Using wondertouch’s particleIllusion with Keynote

Thursday, July 21, 2005

particleIllusion SEOn January 11, 2005, wondertouch released it’s first particle effects creation tool for OSX, partlicleIllusion 2.0 SE. It’s a standalone, introductory version of their award-winning, cornerstone visual effects creation application that is used by digital content creation professionals working in the film, video, broadcast, games, web and multimedia markets (particleIllusion 3.0, the most current version of the software, is scheduled for release on Mac OS X in July of 2005).

The program is fun, fairly easy to use and you can quickly produce some impressive effects. By following a few simple steps, you can create content to highlight your presentation that utilizes Keynote’s powerful composition abilities.

For this tutorial, we’re going to use a generator in the default set in Group 2 called “Explosion 3”. This is a good one to use because it has a definite beginning and ending so you don’t have to worry about the movie’s loop marring the look of the animation. You’ll notice that when you click on that generator in the pane on the lower right, it displays the output in the black pane in the upper right. Next, move your cursor over the black pane in the upper left, the cursor will change to a circle with a dot in the middle. This is your placement point. Place the explosion as close to the middle of this area as you can (it doesn’t have to be exact). Now, if you click the Play button, you’ll see it play out the same way as it did on the right. At this point you COULD begin to export it, but instead, we’ll resize the viewing window to make the file as small as possible.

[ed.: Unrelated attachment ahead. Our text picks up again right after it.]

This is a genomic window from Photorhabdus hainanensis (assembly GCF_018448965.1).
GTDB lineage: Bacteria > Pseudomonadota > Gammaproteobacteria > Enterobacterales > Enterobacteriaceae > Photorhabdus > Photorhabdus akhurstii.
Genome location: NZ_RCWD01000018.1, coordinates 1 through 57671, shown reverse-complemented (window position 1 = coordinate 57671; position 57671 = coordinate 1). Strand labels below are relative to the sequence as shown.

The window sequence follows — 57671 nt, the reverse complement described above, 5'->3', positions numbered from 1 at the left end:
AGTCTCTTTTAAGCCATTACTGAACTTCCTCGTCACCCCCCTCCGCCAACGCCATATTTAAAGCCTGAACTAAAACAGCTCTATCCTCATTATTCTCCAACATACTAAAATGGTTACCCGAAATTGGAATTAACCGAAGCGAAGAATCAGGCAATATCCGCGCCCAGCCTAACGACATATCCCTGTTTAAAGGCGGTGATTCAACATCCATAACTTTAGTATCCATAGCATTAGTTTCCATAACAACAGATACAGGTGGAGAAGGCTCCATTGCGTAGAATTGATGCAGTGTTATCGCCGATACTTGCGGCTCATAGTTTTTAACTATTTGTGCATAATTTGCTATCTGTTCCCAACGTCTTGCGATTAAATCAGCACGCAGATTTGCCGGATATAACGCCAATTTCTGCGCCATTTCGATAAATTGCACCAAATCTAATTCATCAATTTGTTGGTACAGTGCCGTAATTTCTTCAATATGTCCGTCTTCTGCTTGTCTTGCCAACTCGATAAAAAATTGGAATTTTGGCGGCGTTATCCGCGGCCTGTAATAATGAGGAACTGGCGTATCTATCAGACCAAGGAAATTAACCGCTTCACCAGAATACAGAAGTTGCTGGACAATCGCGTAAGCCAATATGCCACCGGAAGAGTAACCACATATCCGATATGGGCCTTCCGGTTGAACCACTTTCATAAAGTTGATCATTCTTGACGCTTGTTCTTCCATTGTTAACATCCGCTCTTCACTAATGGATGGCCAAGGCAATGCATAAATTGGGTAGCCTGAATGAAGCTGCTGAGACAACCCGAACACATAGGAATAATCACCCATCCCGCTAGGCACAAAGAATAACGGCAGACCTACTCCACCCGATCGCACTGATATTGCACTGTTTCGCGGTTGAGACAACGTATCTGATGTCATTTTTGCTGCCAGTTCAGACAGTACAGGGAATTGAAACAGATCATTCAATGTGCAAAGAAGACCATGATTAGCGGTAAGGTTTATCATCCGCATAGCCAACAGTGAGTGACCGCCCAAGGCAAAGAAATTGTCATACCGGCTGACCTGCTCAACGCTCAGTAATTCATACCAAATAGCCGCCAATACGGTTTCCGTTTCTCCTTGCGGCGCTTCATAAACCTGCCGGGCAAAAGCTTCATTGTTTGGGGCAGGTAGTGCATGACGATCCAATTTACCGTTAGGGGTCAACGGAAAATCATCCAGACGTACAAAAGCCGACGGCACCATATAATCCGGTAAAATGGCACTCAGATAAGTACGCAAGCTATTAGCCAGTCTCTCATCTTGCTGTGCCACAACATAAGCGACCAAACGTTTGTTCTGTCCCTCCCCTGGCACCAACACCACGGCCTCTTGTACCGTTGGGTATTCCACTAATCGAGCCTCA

The first thing you’ll want to do is advance to the frame in which the explosion is at it’s most expansive. At the top of the window, click the up arrow beside the frame number to advance (for this animation, its about frame 26).

Once you have this set, moving your cursor over the pane separators will show the resize cursor. Use this to drag the right and the bottom bars so that they come close to but not cover the particles at the outer edges of the explosion. If you’re not sure, just go ahead and leave extra space. Now we’re ready to export.

The quickest way to start this process is to just click the red button in the toolbar.

In the “Save Output as Type:” window, make sure it’s set for QuickTime Movie then click OK.

Next you’ll be asked to choose a location to save the rendered output and to name the file. Enter this information then click Save.

Now, you have to choose a codec that supports Alpha channels. We’ve tested it with None (huge files), TIFF, Animation, and PNG (smallest files) and it works for each (Generally speaking, it’s a good idea to choose the Animation codec here, but try the others for comparison). Finally, in the output options, set the End Frame (for this animation 91 will do) and click the “Save Alpha” button. Then click OK.

After the animation finishes building, open a Keynote presentation and either insert the movie or drag and drop it onto the slide. If you’ve done it correctly, it will look like a transparent area with resize boxes but when you play your presentation, you’ll get a nice looking explosion ready to season the slideshow of your choice!

particleIllusion SE 2.0 is available for $99. When particleIllusion 3.0 is released for OS X, owners of SE for OS X will be able to upgrade for a special low price. You can find out more information and download a demo from